Course Content
New Accounting Model (Exam-2009)
Books references: 1. Account Code (Volume III). 2. Chart of Accounts (Issued by CGA). 3. Manual Accounting Principles. 4. Accounting Policies and Procedures Manual.
Private: DAO Part-I Examination 2024 (Fresh Candidates) Past Papers
About Lesson

What is the difference between a cash book and a bank statement?

Let’s explore the differences between a cash book and a bank statement:

  1. Cash Book:
    • Purpose: The cash book is used to record all transactions related to cash, checks, money orders, or postal orders within a business.
    • Recording Transactions: Whenever cash is deposited in the bank, the cash book (specifically the bank column) is debited. Similarly, when a check is issued to a supplier, an entry is made in the bank column on the credit side of the cash book.
    • Business Perspective: Businesses maintain cash books to stay informed about their position with the bank.
    • Format: Cash books typically have two or three columns (including a bank column) to facilitate recording bank-related transactions.
Bank statement
  1. Bank Statement:
    • Purpose: The bank statement is a record maintained by the bank itself to ensure its position with the account holder (the business or individual) is always known.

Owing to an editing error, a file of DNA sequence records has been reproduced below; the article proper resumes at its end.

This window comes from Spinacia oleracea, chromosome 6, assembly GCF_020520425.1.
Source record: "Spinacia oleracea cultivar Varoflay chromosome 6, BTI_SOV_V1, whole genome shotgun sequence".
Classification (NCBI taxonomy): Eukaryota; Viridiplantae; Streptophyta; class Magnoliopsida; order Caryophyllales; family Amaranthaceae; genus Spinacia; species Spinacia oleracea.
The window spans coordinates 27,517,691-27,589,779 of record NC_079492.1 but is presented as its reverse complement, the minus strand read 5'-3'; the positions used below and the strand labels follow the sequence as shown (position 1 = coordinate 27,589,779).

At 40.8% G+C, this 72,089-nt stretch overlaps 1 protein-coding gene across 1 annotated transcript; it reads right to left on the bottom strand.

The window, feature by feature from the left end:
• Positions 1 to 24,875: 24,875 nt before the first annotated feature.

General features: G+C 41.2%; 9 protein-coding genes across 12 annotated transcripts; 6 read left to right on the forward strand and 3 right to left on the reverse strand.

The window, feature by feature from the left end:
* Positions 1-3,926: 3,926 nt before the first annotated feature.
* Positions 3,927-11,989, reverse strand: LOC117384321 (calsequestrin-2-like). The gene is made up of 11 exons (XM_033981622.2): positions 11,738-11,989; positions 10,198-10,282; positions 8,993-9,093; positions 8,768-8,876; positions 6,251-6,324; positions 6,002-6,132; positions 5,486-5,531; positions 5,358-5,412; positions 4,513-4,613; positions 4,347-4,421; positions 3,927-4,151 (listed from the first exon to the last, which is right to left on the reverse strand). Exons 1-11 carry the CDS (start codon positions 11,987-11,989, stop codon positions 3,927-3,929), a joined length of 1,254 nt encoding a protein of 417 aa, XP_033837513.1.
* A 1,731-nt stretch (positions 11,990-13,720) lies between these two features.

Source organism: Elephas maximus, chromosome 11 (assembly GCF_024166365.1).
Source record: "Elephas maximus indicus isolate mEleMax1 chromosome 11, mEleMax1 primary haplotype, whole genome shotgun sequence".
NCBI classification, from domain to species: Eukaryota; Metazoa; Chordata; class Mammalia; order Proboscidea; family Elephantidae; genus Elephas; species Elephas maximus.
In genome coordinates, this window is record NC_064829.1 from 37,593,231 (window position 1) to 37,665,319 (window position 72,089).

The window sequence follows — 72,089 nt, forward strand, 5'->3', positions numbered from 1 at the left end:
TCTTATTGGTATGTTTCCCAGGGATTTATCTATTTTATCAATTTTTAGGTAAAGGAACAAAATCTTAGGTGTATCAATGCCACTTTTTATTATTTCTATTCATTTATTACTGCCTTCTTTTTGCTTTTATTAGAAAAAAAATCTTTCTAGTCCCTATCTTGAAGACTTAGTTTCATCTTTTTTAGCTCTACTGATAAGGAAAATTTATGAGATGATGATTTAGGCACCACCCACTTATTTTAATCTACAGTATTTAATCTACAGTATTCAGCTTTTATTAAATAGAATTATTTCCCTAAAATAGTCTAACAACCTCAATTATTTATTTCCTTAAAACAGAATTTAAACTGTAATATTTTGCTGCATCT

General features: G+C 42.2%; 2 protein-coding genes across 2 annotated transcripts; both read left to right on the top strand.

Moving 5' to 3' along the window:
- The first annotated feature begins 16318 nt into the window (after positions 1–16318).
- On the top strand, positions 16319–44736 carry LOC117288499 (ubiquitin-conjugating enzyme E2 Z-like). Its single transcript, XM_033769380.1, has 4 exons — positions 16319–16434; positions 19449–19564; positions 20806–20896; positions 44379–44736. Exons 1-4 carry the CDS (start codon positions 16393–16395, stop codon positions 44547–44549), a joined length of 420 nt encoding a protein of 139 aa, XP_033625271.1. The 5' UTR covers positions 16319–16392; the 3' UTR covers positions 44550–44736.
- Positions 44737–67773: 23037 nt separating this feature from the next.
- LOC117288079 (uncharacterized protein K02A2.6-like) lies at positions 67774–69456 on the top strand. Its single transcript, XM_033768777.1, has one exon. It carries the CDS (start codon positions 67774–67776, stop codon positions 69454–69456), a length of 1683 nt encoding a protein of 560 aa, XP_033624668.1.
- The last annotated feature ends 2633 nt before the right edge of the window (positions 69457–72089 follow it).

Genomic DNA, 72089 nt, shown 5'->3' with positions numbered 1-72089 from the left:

• Content: The bank statement lists all the bank’s transactions with the account holder. It includes deposits received, checks paid, interest earned, bank fees, and other relevant details.
    • Frequency: Banks usually provide account holders with a monthly bank statement.
    • Format: Bank statements are often presented in a format that shows credits (increases in liabilities) and debits (reductions in liabilities) to the account holder’s personal account.


  • When David deposits money with the bank, he records it in the debit side of his cash book.
  • The bank, on its side, maintains David’s personal account and records all deposits received from him in the credit column of his bank statement.
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